Paul says, in Eph. 4:4: "There is one body and one Spirit." If "one Spirit" means one, and only one, why doesn't "one body" (church) also mean one, and only one, church? If some Bible teacher tells you that we do have one body and that the different denominations are simply over two hundred smaller bodies in the one big one, then it would be just as sensible to say that we can have one Holy Spirit and then over two hundred smaller Holy Spirits in the one big one!
"But," says one, "Rom. 16:16 says, 'All the churches of Christ salute you"' Surely it does, but "churches" in that passage has reference to congregations, and not denominations. Even the scholars of all the religious groups admit that. In the New Testament the word "church" is used in the sense of the whole church, or as congregations in one city or a district.
Someone else suggests this: "We do have one big church, but all the denominations are simply branches of that great church." Now, friend, let me ask, just where did you get that idea? From the Bible? Have you read anything like that in the Bible? Someone may be ready to reply that Jesus said: "I am the vine, ye are the branches." (Jno. 15:5) I confess that this passage is the one on which they rely to prove that the sects are branches of the one church of Christ. But if you will look closely you will see that Christ ruined that argument, for in verse 6 He said: "If a man abide not in me, he is cast forth as a branch." Who are the branches? Your preacher may tell you that the branches are the denominations. Your Christ has already told you that the branches are men, people, individuals, disciples--not groups, sects, parties, denominations. That is another evidence of preachers telling you one thing and Christ another. You had best forsake the preacher and follow Christ.
VI. The New Testament Condemns Division. It is admitted on all sides that denominations divide those who try to follow Christ into different, contradictory and competing groups. But in 1 Cor.1:10 we find: "That there be no divisions among you." And Rom. 16:17 even goes so far as to command that we mark and turn away from things that cause division. IF DENOMINATIONALISM CAUSES DIVISION, THEN GOD COMMANDS YOU TO MARK IT AND TURN AWAY FROM IT. If you persist in staying in it, you do so in open rebellion against the word of God. Further, Christ in Matt.15:13, said: "Every plant which my heavenly Father planted not shall be rooted up." Christ did not have anything to do with planting a system of humanly devised churches that divide and that started after Christ built His Church,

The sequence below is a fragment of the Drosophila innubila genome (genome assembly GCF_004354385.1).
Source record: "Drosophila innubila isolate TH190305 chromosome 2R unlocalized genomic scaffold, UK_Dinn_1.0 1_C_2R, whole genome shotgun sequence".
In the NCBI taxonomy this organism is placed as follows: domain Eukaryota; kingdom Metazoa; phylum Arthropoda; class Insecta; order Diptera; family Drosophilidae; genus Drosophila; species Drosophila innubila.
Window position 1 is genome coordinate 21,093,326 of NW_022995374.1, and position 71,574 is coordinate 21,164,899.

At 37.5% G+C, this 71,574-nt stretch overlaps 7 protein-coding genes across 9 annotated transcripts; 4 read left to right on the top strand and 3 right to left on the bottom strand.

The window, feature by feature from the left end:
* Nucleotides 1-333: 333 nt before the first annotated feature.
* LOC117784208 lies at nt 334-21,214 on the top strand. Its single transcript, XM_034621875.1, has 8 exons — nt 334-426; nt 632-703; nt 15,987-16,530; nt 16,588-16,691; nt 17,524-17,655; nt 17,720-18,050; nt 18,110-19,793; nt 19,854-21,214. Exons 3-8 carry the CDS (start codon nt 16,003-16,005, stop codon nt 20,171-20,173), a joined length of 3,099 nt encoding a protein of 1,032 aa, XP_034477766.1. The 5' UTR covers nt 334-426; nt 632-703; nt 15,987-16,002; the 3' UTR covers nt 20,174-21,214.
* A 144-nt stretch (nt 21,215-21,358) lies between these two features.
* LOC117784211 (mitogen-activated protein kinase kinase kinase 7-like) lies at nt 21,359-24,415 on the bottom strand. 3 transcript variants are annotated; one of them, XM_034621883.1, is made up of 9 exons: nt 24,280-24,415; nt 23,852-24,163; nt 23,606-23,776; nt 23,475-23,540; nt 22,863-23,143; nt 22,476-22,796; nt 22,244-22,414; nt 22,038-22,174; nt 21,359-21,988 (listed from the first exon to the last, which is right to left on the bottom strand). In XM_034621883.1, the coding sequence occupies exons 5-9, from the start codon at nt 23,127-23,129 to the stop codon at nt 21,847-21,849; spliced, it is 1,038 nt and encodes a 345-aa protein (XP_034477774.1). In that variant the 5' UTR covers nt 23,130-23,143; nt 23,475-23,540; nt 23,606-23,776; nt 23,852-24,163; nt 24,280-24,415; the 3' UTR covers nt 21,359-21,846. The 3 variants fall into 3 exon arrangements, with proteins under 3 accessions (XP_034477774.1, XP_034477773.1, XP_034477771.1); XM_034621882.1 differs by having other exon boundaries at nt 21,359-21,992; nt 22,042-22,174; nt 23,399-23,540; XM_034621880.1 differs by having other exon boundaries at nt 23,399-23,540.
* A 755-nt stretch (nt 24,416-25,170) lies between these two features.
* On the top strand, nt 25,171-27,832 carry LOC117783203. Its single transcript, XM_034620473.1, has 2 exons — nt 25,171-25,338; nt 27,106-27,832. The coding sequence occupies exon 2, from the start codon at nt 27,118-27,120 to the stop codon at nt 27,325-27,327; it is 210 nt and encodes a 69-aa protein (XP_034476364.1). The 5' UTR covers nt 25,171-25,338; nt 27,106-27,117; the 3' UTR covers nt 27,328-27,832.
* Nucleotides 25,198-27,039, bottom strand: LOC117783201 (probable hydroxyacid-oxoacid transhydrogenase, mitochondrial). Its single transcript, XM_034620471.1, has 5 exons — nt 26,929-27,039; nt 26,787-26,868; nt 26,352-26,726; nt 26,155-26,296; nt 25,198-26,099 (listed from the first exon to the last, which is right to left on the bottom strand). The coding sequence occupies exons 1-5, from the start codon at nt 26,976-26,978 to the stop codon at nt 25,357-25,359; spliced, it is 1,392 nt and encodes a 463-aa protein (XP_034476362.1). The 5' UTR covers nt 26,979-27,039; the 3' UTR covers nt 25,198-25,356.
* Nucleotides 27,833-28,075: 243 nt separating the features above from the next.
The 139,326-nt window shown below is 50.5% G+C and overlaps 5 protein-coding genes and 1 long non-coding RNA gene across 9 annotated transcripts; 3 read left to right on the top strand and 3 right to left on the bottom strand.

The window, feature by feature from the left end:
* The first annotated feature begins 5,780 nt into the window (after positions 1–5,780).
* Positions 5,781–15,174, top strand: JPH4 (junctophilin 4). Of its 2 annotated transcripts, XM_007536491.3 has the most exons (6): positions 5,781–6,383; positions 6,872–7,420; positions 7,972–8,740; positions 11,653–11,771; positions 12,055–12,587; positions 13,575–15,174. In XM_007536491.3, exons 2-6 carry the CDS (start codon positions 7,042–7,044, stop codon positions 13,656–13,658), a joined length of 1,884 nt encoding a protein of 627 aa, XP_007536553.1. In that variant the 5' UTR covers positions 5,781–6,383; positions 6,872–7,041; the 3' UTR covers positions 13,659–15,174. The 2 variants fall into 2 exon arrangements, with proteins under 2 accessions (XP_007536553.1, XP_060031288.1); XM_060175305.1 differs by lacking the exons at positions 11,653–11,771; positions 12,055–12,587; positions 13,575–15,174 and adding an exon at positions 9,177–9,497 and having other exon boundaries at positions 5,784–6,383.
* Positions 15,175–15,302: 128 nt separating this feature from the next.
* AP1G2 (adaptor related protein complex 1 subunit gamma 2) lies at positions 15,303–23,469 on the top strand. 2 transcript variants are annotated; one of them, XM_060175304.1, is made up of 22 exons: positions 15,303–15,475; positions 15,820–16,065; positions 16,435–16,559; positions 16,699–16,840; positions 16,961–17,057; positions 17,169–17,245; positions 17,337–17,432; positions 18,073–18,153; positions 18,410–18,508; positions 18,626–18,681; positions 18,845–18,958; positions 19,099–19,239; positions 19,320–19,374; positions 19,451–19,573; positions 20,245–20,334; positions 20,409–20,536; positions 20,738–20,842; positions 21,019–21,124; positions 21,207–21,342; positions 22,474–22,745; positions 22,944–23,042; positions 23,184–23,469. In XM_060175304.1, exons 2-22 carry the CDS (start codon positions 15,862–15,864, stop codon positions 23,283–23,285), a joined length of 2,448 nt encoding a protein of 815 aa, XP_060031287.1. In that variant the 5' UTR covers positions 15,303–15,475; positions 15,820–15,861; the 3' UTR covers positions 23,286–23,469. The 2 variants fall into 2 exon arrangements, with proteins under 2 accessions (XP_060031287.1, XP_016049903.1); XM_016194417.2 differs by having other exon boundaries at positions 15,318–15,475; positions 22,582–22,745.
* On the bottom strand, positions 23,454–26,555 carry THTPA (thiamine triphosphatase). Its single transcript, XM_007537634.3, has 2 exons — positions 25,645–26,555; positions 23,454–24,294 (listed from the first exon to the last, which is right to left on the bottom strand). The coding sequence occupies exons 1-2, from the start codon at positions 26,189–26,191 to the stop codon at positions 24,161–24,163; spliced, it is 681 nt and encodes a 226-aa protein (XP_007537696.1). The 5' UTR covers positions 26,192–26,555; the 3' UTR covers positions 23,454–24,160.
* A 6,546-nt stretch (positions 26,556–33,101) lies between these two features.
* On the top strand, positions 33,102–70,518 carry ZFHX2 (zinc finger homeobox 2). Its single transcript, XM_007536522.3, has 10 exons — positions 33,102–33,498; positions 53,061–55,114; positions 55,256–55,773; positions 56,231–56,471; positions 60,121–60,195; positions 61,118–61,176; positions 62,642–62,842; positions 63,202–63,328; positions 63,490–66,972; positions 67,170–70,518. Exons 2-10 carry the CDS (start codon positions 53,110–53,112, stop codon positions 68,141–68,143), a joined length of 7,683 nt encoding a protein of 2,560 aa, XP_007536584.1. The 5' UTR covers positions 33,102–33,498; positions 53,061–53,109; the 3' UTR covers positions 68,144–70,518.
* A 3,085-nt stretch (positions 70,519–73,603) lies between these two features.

Hence, the six propositions show that God intended to build one church, that Christ intended to build one, that God and Christ wanted oneness, that Christ bought one, that they built one, and that they ordered us to have nothing to do with any others, because others are divisive.
Now, let us address ourselves to this point. Someone says: "I can see that the Bible teaches one church, and only one, and condemns the present system of sectarian division. But isn't the church of which you are a member, the Church of Christ, a denomination?" That is a fair question. We respectfully answer: No, the Church of Christ is not a denomination, but is the New Testament church. Now, how can that be?
As a religious people, we have this aim: to "make all things according to the pattern." (Heb. 8:5) We seek, too, to follow I Pet. 4:11: "If any man speaketh, speaking as it were oracles of God." In those affairs wherein Christ has legislated, then, we proclaim that we speak where the Bible speaks, and are silent where the Bible is silent." The pattern given us for the church is the New Testament, for there we find that institution founded and described. Thus, we call Bible things Bible names. We worship as the New Testament church worshipped. We have no articles of faith, no rule of faith and practice except the Bible. We wear no religious names except those authorized in the New Testament. Our church government is as in that book — independent congregations, overseen by elders, bishops, pastors; shepherds, overseers, the presbytery. (Acts 20:17, 28; Phil. 1:1; Eph. 4:11, 1 Pet. 5:1-3; 1 Tim. 4:14) So with baptism by burial (Rom. 6;4), the "one baptism" (Eph. 4:5), which is "into Christ." (Rom.6:3; Ga1.3:27) In short, we engage to answer Christ's prayer for unity by exactly reproducing the New Testament pattern for the church.
To be a denomination we would have to have something that we do not find in the New Testament pattern. Here is a fair proposition: come and observe our worship; inspect the plan of our work take a look at our congregational government; search the religious names that we wear; see what we do when people enter the congregation--and see if you can find one thing that you cannot read in so many words, books, chapters, and verse, in the New Testament. It can't be done. That is why we affirm that the church of Christ of your community is the New Testament church of that community.
Why should you want to be more than Christian? How can you afford to be in a denomination when the system is anti-New Testament and soul-destroying? (Matt. 15:13) We ask you simply to be a member of the church of Christ of the New Testament.